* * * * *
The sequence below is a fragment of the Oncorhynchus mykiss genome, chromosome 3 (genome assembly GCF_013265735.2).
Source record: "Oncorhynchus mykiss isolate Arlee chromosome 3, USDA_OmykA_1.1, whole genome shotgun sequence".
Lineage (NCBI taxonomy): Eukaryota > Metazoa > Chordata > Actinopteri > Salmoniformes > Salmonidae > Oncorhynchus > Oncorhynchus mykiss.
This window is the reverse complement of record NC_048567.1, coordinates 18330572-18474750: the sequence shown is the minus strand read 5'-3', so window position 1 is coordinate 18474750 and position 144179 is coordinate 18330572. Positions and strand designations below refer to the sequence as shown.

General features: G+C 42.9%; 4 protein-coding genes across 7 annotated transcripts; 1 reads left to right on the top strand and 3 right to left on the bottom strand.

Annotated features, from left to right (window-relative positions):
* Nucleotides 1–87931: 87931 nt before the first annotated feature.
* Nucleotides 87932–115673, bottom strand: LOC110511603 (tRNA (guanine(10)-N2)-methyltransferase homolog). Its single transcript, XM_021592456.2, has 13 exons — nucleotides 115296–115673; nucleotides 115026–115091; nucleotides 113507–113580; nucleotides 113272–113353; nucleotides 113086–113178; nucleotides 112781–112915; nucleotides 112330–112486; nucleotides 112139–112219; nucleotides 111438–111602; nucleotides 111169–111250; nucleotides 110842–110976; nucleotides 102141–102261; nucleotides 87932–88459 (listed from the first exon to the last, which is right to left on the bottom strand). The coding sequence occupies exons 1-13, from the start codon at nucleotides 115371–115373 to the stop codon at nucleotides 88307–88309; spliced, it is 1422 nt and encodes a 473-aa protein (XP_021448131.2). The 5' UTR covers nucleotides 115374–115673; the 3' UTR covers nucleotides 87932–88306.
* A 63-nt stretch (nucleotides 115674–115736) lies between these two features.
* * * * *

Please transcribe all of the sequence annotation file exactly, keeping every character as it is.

The sequence below is a fragment of the Oncorhynchus mykiss genome, chromosome 3 (genome assembly GCF_013265735.2).
Source record: "Oncorhynchus mykiss isolate Arlee chromosome 3, USDA_OmykA_1.1, whole genome shotgun sequence".
Lineage (NCBI taxonomy): Eukaryota > Metazoa > Chordata > Actinopteri > Salmoniformes > Salmonidae > Oncorhynchus > Oncorhynchus mykiss.
This window is the reverse complement of record NC_048567.1, coordinates 18330572-18474750: the sequence shown is the minus strand read 5'-3', so window position 1 is coordinate 18474750 and position 144179 is coordinate 18330572. Positions and strand designations below refer to the sequence as shown.

General features: G+C 42.9%; 4 protein-coding genes across 7 annotated transcripts; 1 reads left to right on the top strand and 3 right to left on the bottom strand.

Annotated features, from left to right (window-relative positions):
* Nucleotides 1–87931: 87931 nt before the first annotated feature.
* Nucleotides 87932–115673, bottom strand: LOC110511603 (tRNA (guanine(10)-N2)-methyltransferase homolog). Its single transcript, XM_021592456.2, has 13 exons — nucleotides 115296–115673; nucleotides 115026–115091; nucleotides 113507–113580; nucleotides 113272–113353; nucleotides 113086–113178; nucleotides 112781–112915; nucleotides 112330–112486; nucleotides 112139–112219; nucleotides 111438–111602; nucleotides 111169–111250; nucleotides 110842–110976; nucleotides 102141–102261; nucleotides 87932–88459 (listed from the first exon to the last, which is right to left on the bottom strand). The coding sequence occupies exons 1-13, from the start codon at nucleotides 115371–115373 to the stop codon at nucleotides 88307–88309; spliced, it is 1422 nt and encodes a 473-aa protein (XP_021448131.2). The 5' UTR covers nucleotides 115374–115673; the 3' UTR covers nucleotides 87932–88306.
* A 63-nt stretch (nucleotides 115674–115736) lies between these two features.